Money from Taxpayers' Pockets
It's good that these companies are making money. Whenever organizations turn a profit, they hire people, and that's something sorely needed at a time of such high unemployment - 9.5. percent last month in the United States, a 26-year high.
But this is also a matter of proportion. To some observers, these profits might be unseemly, given the recent economic turmoil and the fact that so many people are hurting.
The response of these companies' leaders, then, has to begin with transparency. They must be transparent about how they're making their profits and how they plan to use them. They should be promptly volunteering information in a way that shows their willingness to be completely open and forthright.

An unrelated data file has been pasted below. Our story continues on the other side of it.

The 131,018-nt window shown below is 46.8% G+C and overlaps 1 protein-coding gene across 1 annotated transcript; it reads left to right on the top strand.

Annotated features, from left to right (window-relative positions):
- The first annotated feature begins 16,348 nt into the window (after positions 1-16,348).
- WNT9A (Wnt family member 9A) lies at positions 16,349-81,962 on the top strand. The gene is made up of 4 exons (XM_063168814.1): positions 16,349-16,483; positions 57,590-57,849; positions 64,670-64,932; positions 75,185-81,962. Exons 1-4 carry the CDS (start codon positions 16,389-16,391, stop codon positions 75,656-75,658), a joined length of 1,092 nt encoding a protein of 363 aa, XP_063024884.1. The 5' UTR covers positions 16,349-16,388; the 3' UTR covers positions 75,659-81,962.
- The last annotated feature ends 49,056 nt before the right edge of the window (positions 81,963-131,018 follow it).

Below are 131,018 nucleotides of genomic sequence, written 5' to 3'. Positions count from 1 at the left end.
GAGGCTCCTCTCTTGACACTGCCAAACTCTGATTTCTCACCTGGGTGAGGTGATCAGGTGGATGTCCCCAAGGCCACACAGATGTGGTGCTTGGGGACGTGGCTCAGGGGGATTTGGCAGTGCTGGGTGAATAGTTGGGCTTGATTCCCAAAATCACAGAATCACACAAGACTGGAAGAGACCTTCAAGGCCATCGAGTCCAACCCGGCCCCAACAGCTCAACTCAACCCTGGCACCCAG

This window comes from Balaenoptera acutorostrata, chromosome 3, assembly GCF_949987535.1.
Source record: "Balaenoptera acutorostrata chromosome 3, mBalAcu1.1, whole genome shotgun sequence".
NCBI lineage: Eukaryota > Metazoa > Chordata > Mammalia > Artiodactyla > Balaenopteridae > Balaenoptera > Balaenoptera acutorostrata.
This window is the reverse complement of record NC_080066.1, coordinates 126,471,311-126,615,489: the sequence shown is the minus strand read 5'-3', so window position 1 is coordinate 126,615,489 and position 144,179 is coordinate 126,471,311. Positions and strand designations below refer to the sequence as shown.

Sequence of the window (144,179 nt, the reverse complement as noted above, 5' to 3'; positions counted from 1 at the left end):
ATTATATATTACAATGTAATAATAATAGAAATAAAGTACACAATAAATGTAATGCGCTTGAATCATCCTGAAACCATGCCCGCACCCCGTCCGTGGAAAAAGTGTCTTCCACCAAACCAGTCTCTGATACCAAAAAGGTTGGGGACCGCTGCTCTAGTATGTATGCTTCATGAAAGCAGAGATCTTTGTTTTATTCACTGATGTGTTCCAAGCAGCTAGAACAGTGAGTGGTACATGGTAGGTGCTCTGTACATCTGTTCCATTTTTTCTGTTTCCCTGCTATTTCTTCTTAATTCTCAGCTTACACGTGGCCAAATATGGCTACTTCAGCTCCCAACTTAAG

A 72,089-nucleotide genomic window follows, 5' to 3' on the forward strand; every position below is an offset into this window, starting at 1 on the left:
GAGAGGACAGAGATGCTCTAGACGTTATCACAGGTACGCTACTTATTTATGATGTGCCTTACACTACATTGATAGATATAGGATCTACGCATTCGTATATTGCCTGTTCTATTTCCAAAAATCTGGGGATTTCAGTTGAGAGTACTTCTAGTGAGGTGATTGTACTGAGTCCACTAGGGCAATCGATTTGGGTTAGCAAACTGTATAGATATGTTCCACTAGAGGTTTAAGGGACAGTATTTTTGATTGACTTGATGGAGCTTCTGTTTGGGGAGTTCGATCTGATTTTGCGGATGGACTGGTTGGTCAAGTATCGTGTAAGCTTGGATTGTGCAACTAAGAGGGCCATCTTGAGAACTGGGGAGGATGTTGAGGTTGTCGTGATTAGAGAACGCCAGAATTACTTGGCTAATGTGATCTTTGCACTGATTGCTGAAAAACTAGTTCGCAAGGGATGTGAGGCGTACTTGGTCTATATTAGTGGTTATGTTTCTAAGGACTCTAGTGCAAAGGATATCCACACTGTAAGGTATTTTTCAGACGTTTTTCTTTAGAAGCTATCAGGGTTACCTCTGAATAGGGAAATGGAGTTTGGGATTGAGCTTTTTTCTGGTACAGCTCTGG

The American people won't begrudge them their fiscal recoveries. Most people will probably say, "More power to them. Our big companies need to get back on track." But in this climate, suspicions will linger. There will be questions about how these businesses used any TARP money they might have received. After all, that money came out of the taxpayers' pockets. So the companies have a responsibility to be as transparent as possible.
Equally important is how these companies treat their employees -- letting the workers share in the benefits of renewed profits, doing things that improve the quality of the employees' work lives. It would also be a significant gesture for these companies to invest in their local communities, particularly if the communities are suffering. The businesses could do this through their respective foundations or by supporting local efforts that provide training to unemployed youth and laid-off adults.
A leader has to be sensitive to various constituencies in a situation such as this. The heads of these newly profitable companies just can't start handing out fat bonuses, as they did before. One would hope they have learned a lesson or two about arrogance after the problems of the past year.
Posted by: NLNGRNVRLDD | July 21, 2009 11:01 AM
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